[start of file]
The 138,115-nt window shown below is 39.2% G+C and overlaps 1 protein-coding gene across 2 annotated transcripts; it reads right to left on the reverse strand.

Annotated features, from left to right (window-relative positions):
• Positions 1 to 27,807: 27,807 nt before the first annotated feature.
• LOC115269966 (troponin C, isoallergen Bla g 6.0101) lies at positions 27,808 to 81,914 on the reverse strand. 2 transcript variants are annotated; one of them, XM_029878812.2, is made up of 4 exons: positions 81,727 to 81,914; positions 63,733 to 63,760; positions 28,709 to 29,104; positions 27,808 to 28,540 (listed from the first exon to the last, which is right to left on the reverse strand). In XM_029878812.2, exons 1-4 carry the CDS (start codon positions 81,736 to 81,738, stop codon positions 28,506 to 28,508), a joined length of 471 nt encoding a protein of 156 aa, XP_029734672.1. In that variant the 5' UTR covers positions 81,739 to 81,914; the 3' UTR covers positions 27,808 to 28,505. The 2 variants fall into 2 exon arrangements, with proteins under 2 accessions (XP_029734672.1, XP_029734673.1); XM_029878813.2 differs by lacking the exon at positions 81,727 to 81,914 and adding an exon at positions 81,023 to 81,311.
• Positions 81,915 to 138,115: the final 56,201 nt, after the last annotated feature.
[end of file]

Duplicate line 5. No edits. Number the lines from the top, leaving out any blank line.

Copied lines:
• Positions 81,915 to 138,115: the final 56,201 nt, after the last annotated feature.